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About This Blog

This blog is for anyone interested in raising their children in a foreign language--meaning a language which neither of the parents speak natively.
We have used the approach where both parents speak the target foreign language (in our case, German) to the children. Neither of us is a native German speaker, yet we have spoken German in our home for the past 20 years and have 8 German speaking children. In this blog, we hope to share our successes, our lessons learned and a few of the insights that we've gained along the way.


So, once the decision had been made to raise our children bilingually, we had to decide exactly how we were going to do it. There are two basic theories or methods when it comes to raising bilingual children.

In a bi-cultural family, where each parent speaks a different native language, the OPOL or One Person, One Language is, by far, the most popular choice, because each parent just speaks his/her own native language to the child and the child is exposed to both languages. In our minds, the ML@H, or Minority Language at Home seemed to make more sense. I'll discuss the reasons why we chose ML@H in later post, but in the meantime, here is a good description of both methods from Omniglot.com.
  1. One Person, One Language (OPOL) is the most common family language system in use. For instance, Kees speaks his native Dutch, while his wife speaks English. Each parent or caregiver consistently speaks only one language to the child. Sometimes OPOL requires extra "language supplements," such as playgroups, visits from family, a trip to the country, or a native speaking nanny or au-pair. It helps tremendously for your child to hear that his parent isn't the only one who speaks this language. Kids are savvy little creatures who are quite capable of reasoning that they don't really need to know a language if it is only spoken by one other person.
  2. A second option, slightly less common but tremendously successful is Minority Language at Home (ML@H). It simply means that everyone speaks the minority language at home, even if this language is not the native language of both parents. It is probably the most reliable method for raising truly native speaking children since it ensures consistent interaction from birth until the child leaves home. However, the ML@H parent has to be able to quell doubts and stay the course unwaveringly. When your child isn't speaking the community language on the same level as his or her monolingual peers (generally the ML@H child doesn't reach parity with them until around 5 years of age), it's difficult not to worry. The McColloughs in Germany remember "We were watching other children jabbering away in complete German sentences, while Patrick seemed incapable of getting out two or three connected words." Within months after starting preschool, however, he had transformed completely. "Now he can't stop talking in either language." Even when you know that your child is going to catch up, it can be daunting to watch him struggle. Some parents fear that he will never learn the primary language, even though this really only occurs when children are isolated from the primary language within a minority speaking community.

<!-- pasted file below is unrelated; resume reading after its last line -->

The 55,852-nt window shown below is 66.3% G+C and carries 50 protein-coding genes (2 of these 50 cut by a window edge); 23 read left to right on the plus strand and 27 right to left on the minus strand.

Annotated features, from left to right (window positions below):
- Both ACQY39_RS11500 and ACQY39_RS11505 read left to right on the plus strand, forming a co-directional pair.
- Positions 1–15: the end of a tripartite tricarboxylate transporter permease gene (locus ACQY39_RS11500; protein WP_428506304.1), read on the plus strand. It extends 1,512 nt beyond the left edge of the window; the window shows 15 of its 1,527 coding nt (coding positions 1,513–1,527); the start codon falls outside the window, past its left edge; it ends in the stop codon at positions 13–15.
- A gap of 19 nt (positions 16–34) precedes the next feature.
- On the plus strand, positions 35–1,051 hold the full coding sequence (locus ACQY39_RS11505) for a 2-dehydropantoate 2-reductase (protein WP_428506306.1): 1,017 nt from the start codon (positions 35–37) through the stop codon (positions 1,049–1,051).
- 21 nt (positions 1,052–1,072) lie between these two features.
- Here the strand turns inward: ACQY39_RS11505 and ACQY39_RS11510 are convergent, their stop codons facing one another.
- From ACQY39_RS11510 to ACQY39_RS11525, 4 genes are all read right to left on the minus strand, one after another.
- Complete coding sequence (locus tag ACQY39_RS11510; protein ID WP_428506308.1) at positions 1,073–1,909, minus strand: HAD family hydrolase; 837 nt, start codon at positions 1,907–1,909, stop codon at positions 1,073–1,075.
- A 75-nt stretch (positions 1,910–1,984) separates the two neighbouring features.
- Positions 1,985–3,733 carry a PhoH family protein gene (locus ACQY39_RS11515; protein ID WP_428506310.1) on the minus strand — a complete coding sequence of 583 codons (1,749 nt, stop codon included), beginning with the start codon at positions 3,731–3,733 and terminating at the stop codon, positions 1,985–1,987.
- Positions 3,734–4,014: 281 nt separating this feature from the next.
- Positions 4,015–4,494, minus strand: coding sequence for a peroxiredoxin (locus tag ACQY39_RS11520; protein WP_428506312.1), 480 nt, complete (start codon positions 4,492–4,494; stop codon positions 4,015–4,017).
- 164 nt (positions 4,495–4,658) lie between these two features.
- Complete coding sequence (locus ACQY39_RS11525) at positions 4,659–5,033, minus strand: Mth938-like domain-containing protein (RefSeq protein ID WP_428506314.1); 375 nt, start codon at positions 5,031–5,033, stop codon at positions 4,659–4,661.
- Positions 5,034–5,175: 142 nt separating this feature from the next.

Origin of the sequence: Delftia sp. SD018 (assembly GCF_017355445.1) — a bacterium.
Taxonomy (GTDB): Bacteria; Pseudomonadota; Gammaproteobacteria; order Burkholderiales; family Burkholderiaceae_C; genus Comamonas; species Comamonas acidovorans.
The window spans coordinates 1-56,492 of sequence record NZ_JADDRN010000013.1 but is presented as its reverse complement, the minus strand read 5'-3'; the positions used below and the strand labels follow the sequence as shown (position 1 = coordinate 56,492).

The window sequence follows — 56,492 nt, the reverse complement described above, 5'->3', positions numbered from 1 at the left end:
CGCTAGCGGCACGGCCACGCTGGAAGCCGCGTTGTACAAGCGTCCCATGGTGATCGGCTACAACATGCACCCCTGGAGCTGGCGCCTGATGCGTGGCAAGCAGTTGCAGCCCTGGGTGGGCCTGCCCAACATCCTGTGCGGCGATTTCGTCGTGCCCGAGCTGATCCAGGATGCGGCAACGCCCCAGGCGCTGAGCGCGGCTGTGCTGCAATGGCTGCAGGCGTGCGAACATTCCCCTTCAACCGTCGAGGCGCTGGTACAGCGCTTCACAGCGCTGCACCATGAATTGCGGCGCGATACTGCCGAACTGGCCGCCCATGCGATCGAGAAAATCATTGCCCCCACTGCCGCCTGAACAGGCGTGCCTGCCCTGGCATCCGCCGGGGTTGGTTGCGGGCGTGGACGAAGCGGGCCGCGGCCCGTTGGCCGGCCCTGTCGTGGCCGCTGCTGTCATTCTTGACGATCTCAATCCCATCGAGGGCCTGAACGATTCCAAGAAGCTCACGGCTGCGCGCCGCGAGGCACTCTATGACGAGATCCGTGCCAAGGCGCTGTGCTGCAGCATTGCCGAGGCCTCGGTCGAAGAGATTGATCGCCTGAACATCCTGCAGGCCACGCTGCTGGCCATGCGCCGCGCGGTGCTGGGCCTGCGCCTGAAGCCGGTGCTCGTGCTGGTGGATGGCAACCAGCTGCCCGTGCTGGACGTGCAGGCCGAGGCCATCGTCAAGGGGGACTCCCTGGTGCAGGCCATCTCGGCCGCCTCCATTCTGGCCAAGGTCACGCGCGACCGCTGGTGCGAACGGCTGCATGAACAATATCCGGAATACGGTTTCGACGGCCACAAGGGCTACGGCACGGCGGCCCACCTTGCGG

Ager, Simon: Citing Sources: [http://www.omniglot.com/language/articles/bilingualkids4.htm]: para. 3-4: [Jan10, 2014]

There are many factors to take into consideration when deciding on which method to implement in your family. One of these factors is whether or not both parents can speak the target language and another is the family's country of residence. Rather than explore all the factors, I will try to explain the reasons why we felt that the ML@H method would be better choice for us. (stay tuned for the next post)


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